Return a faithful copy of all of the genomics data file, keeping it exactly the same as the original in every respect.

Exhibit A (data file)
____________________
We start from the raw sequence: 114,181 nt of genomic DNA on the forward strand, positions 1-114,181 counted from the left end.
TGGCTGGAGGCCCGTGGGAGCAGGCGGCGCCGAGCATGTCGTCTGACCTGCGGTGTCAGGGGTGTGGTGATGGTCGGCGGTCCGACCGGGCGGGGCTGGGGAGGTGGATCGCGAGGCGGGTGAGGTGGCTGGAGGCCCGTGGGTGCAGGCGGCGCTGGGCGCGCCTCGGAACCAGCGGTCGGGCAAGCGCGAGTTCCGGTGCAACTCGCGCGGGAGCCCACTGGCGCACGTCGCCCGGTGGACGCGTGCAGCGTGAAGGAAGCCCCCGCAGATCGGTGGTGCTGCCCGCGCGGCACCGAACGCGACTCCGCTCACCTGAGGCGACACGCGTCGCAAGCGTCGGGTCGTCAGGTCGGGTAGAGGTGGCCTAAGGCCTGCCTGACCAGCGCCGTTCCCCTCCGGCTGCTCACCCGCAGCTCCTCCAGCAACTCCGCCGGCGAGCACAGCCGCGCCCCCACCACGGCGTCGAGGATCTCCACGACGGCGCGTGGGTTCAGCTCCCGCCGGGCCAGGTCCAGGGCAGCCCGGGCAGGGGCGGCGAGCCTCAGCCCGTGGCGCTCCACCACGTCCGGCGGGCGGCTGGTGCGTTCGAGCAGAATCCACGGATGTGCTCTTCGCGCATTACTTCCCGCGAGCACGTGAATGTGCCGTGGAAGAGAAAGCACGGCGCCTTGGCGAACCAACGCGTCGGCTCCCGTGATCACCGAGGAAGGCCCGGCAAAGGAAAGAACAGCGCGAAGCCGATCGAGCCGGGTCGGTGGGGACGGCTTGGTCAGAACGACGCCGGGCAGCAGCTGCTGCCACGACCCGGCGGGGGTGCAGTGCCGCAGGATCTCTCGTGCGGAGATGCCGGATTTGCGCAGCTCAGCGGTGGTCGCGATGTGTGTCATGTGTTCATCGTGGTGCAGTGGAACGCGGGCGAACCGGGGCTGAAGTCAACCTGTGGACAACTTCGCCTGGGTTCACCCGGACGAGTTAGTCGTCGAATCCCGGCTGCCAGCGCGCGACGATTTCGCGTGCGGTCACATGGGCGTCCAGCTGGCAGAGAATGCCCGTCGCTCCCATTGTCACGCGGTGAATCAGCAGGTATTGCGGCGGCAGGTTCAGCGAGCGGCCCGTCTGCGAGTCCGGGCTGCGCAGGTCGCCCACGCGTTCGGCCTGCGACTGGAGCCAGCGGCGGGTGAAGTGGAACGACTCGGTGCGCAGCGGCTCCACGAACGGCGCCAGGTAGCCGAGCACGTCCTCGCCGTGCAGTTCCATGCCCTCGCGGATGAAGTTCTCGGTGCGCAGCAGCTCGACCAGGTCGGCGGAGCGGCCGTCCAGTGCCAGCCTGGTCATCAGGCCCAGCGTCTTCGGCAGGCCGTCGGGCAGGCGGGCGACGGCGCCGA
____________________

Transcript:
We start from the raw sequence: 114,181 nt of genomic DNA on the forward strand, positions 1-114,181 counted from the left end.
TGGCTGGAGGCCCGTGGGAGCAGGCGGCGCCGAGCATGTCGTCTGACCTGCGGTGTCAGGGGTGTGGTGATGGTCGGCGGTCCGACCGGGCGGGGCTGGGGAGGTGGATCGCGAGGCGGGTGAGGTGGCTGGAGGCCCGTGGGTGCAGGCGGCGCTGGGCGCGCCTCGGAACCAGCGGTCGGGCAAGCGCGAGTTCCGGTGCAACTCGCGCGGGAGCCCACTGGCGCACGTCGCCCGGTGGACGCGTGCAGCGTGAAGGAAGCCCCCGCAGATCGGTGGTGCTGCCCGCGCGGCACCGAACGCGACTCCGCTCACCTGAGGCGACACGCGTCGCAAGCGTCGGGTCGTCAGGTCGGGTAGAGGTGGCCTAAGGCCTGCCTGACCAGCGCCGTTCCCCTCCGGCTGCTCACCCGCAGCTCCTCCAGCAACTCCGCCGGCGAGCACAGCCGCGCCCCCACCACGGCGTCGAGGATCTCCACGACGGCGCGTGGGTTCAGCTCCCGCCGGGCCAGGTCCAGGGCAGCCCGGGCAGGGGCGGCGAGCCTCAGCCCGTGGCGCTCCACCACGTCCGGCGGGCGGCTGGTGCGTTCGAGCAGAATCCACGGATGTGCTCTTCGCGCATTACTTCCCGCGAGCACGTGAATGTGCCGTGGAAGAGAAAGCACGGCGCCTTGGCGAACCAACGCGTCGGCTCCCGTGATCACCGAGGAAGGCCCGGCAAAGGAAAGAACAGCGCGAAGCCGATCGAGCCGGGTCGGTGGGGACGGCTTGGTCAGAACGACGCCGGGCAGCAGCTGCTGCCACGACCCGGCGGGGGTGCAGTGCCGCAGGATCTCTCGTGCGGAGATGCCGGATTTGCGCAGCTCAGCGGTGGTCGCGATGTGTGTCATGTGTTCATCGTGGTGCAGTGGAACGCGGGCGAACCGGGGCTGAAGTCAACCTGTGGACAACTTCGCCTGGGTTCACCCGGACGAGTTAGTCGTCGAATCCCGGCTGCCAGCGCGCGACGATTTCGCGTGCGGTCACATGGGCGTCCAGCTGGCAGAGAATGCCCGTCGCTCCCATTGTCACGCGGTGAATCAGCAGGTATTGCGGCGGCAGGTTCAGCGAGCGGCCCGTCTGCGAGTCCGGGCTGCGCAGGTCGCCCACGCGTTCGGCCTGCGACTGGAGCCAGCGGCGGGTGAAGTGGAACGACTCGGTGCGCAGCGGCTCCACGAACGGCGCCAGGTAGCCGAGCACGTCCTCGCCGTGCAGTTCCATGCCCTCGCGGATGAAGTTCTCGGTGCGCAGCAGCTCGACCAGGTCGGCGGAGCGGCCGTCCAGTGCCAGCCTGGTCATCAGGCCCAGCGTCTTCGGCAGGCCGTCGGGCAGGCGGGCGACGGCGCCGA